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Grace – A Value Embedded In Indian Classical Dance


 It was in Class 4 when my parents initiated me into Bharatanatyam. Vinod ‘Sir’ began by teaching me how to stand with my hands placed on the hips on either side. As the training progressed, trying to get the shoulder, elbow, hand, palm, fingers in the right position along with the right aramandi and the right position of the legs, knees, shin, feet, toes, back, buttocks, neck, eyes, forehead – all together was a challenge! But, one fine day when I did get it; it translated into a joy that spelt fulfilment as well as an emptiness that came from not wanting anything more. It was a feeling of unseekingness, a completeness. When teaching abhinaya, my teacher would ask me to communicate with my body; most importantly with my eyes. Emotion was not to be overstated, it had to be subtle and just right. When I finally got it, I was happy. And others told me that it was graceful.

One day, I was chosen to be part of a group dance. ‘Sir’ said, “when you’re dancing in a group, give space to the person next to you, in front of you or behind you.” He marked our respective positions and said, “even if you are in the right spot but your neighbour is not, you must adjust so that the dance looks right to the audience.” Thus, many times, we would move away from our designated spot to accommodate a team member who had strayed away from her designated spot! The same is in the dance of life. There are times when one feels that one is right but proving the point there and then could only spoil relations; so, one needs to move away from one’s own righteous position temporarily in the larger interest of group harmony.

To me, grace is a mother value presented by Indian classical dance which encompasses many other values. Being graceful is expressing assertively; appropriately like Indian classical dance is a way of expressing one’s feelings and stories in a controlled manner that is ‘just right’ so that it appeals, not repeals.

I believe that all classical arts are located in the space of assertiveness – expression which is just right and so is SPIC MACAY - the movement. We are not passive like some who only lament the depreciation of values and interest in classical arts; and do nothing about it. Nor are we aggressive – breaking TV screens and attacking people for promoting western culture. Instead, as we harp on the greatness of Indian arts by organizing an increasing number of programmes every year, we leave a mark on the minds of the young that values Indian culture and reposes faith and benevolent pride in Indianness. As a movement, we’ve been assertive all along and that has earned us respect. India’s independence movement - an exercise in assertiveness still inspires leaders the world over.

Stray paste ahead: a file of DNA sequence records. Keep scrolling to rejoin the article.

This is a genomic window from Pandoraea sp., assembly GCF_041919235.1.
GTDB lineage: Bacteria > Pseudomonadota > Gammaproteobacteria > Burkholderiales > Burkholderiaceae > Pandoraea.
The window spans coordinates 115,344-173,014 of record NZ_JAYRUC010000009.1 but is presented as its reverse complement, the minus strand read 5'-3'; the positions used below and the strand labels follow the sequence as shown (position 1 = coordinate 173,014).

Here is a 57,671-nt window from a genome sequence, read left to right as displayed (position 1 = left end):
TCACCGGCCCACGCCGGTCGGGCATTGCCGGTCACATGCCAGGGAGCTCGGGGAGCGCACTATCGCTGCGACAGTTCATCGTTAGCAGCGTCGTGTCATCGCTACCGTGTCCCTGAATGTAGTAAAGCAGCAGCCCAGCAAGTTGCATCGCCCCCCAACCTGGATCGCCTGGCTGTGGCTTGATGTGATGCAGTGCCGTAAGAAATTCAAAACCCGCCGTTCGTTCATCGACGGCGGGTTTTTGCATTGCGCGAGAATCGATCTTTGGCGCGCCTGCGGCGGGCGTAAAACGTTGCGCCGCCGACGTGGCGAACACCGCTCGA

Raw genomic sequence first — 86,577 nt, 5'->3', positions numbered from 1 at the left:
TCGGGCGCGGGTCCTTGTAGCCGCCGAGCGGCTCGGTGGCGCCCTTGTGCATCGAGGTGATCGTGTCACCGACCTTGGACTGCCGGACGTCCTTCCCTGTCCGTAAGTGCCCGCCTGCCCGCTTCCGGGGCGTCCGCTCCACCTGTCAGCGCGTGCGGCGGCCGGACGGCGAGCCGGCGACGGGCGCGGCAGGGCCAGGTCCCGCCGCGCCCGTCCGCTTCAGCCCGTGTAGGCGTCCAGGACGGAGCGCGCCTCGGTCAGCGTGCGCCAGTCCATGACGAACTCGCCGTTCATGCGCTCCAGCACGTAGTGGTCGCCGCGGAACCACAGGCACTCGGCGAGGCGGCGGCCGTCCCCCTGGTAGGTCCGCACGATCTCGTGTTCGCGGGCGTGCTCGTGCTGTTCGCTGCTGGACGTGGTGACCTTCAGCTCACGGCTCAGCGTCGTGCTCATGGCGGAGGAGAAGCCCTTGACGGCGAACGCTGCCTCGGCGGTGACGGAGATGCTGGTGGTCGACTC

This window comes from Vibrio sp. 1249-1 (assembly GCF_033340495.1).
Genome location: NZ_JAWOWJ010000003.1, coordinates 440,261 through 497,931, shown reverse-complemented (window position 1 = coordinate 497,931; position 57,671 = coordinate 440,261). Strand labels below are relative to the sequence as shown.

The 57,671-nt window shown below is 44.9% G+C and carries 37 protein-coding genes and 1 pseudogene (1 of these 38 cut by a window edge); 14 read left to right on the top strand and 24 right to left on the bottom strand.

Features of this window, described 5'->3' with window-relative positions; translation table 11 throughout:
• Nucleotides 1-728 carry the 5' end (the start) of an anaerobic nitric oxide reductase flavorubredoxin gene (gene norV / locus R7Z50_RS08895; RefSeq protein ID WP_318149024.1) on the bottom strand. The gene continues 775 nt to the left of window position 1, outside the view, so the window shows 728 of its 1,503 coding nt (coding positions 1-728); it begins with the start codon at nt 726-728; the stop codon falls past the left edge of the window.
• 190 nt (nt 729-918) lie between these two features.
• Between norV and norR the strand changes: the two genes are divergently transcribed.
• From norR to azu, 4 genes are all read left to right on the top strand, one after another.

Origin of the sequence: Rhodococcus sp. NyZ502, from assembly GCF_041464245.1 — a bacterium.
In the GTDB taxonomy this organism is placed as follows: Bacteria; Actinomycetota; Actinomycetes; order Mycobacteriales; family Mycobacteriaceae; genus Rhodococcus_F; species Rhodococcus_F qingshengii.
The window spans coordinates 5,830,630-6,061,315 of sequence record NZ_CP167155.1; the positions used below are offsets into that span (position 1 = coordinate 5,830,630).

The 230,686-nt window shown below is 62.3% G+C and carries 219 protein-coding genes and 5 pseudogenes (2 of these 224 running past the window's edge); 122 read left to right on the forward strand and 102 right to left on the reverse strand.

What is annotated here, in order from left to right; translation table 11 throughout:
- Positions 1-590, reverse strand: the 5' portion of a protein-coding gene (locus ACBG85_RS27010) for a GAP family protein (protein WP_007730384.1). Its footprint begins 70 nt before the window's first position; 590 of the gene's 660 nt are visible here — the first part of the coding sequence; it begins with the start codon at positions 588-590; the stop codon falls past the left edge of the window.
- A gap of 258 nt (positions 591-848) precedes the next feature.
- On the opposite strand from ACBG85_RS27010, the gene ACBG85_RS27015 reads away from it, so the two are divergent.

Being graceful requires being consistent. SPIC MACAY has stood the test of time. Not only has it survived for 35 years, it has grown far and wide. From 500 programmes in 1997 to 6500+ programmes in 2012-13, it has taken a giant leap consistently enrolling new artistes, art forms, venues, countries, towns, volunteers, corporates, Central and State govt depts.

Once, Vidushi Malavika Sarukkai after an immaculate recital said that “practice makes a man perfect” is not the right adage. According to her, “Perfect practice makes a person perfect.” The same is with one’s behaviour – it needs to be graceful time after time, unruffled by circumstances. I wonder if practicing perfect grace consistently is possible?

Practising grace as a value has many dimensions. One such is egolessness. Anna Saheb Hazare says that people must have the ability to bear insults to dissipate flaring situations and allow peace to reign. Dr Seth often mentions that ego is the root of discord between two people. Is this ‘ability to bear insults’ a more direct way of saying ‘subdue your ego’? It could be.

It’s a hint that one might be egoistic, when one is shouting and screaming, when our sentences contain words like ‘I’, ‘me’- Why didn’t he tell me? Why should I allow myself to be insulted?? Don’t I have any self-respect??

There is a fine line separating ego from self-respect. Ego is at play when after getting hurt, one focuses on controlling another person’s behavior without trying to change one’s own. Whereas self-respect is at play when after a disturbing incident, one gets introspective and acts to change one’s own behaviour to foster peace. Egoistic behavior evokes an outward response whereas self-respect takes us inwards. The SPIC MACAY logo put on the backdrop for every programme is a reminder to look inwards, introspect and reform rather than focus on others’ faults. When SPIC MACAY volunteers operate in a world of egolessness, our work will be done effortlessly and its impact – profound. Like art created in a state of egolessness is divine; for it is completely free of focus on the self.

Ego & low self-esteem dictate cutting off communication with the other person, mobilizing action by generating fear. Self-respect and humility generate action out of persuasion and compassion, always open to communication. When volunteers commit disastrous mistakes, Dr Seth gently corrects us but never stops talking to us. Our language is a reflection of the state of our ego. Very often the written word is a pointer to the spoken word of a person. There is an illusion that the spoken word is temporary whereas the written word is an inscription and seems to have longer lasting power in people’s memory. That’s why before putting anything down in writing, we double check and want to be completely sure. But we rarely hesitate before blurting out something. The care we take with the spoken word and the written word as an extension of it often reflects how graceful one is. Emails and phone calls to all & sundry who can make no difference spreads gossip which is redundant in our work marked with immense purposiveness. Communication in SPIC MACAY must be directed responsibly, be result-oriented, balanced and just right so that it enhances the accomplishment of our purpose which is not just to organise programmes but to access the values embedded in our cultural heritage.